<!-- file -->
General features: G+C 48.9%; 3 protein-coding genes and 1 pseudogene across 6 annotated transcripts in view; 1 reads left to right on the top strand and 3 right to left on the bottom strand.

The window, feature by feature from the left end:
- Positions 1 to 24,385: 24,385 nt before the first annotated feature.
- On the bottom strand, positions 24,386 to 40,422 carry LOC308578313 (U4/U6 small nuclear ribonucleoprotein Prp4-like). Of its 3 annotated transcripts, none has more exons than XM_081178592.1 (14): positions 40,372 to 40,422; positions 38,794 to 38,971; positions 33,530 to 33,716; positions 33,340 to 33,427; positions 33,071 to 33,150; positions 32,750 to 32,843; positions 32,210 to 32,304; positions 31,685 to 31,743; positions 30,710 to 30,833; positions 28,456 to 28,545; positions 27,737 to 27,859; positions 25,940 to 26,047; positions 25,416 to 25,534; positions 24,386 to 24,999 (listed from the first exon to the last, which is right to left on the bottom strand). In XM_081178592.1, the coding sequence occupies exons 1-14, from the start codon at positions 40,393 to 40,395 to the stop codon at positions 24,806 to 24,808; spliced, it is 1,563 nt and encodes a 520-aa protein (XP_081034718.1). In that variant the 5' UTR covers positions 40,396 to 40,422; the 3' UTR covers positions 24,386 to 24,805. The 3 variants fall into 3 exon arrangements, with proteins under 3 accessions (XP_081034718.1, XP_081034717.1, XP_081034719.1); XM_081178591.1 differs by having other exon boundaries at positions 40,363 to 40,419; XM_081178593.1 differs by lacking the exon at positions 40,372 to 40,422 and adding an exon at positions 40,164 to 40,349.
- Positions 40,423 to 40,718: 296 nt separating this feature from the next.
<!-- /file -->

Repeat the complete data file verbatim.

General features: G+C 48.9%; 3 protein-coding genes and 1 pseudogene across 6 annotated transcripts in view; 1 reads left to right on the top strand and 3 right to left on the bottom strand.

The window, feature by feature from the left end:
- Positions 1 to 24,385: 24,385 nt before the first annotated feature.
- On the bottom strand, positions 24,386 to 40,422 carry LOC308578313 (U4/U6 small nuclear ribonucleoprotein Prp4-like). Of its 3 annotated transcripts, none has more exons than XM_081178592.1 (14): positions 40,372 to 40,422; positions 38,794 to 38,971; positions 33,530 to 33,716; positions 33,340 to 33,427; positions 33,071 to 33,150; positions 32,750 to 32,843; positions 32,210 to 32,304; positions 31,685 to 31,743; positions 30,710 to 30,833; positions 28,456 to 28,545; positions 27,737 to 27,859; positions 25,940 to 26,047; positions 25,416 to 25,534; positions 24,386 to 24,999 (listed from the first exon to the last, which is right to left on the bottom strand). In XM_081178592.1, the coding sequence occupies exons 1-14, from the start codon at positions 40,393 to 40,395 to the stop codon at positions 24,806 to 24,808; spliced, it is 1,563 nt and encodes a 520-aa protein (XP_081034718.1). In that variant the 5' UTR covers positions 40,396 to 40,422; the 3' UTR covers positions 24,386 to 24,805. The 3 variants fall into 3 exon arrangements, with proteins under 3 accessions (XP_081034718.1, XP_081034717.1, XP_081034719.1); XM_081178591.1 differs by having other exon boundaries at positions 40,363 to 40,419; XM_081178593.1 differs by lacking the exon at positions 40,372 to 40,422 and adding an exon at positions 40,164 to 40,349.
- Positions 40,423 to 40,718: 296 nt separating this feature from the next.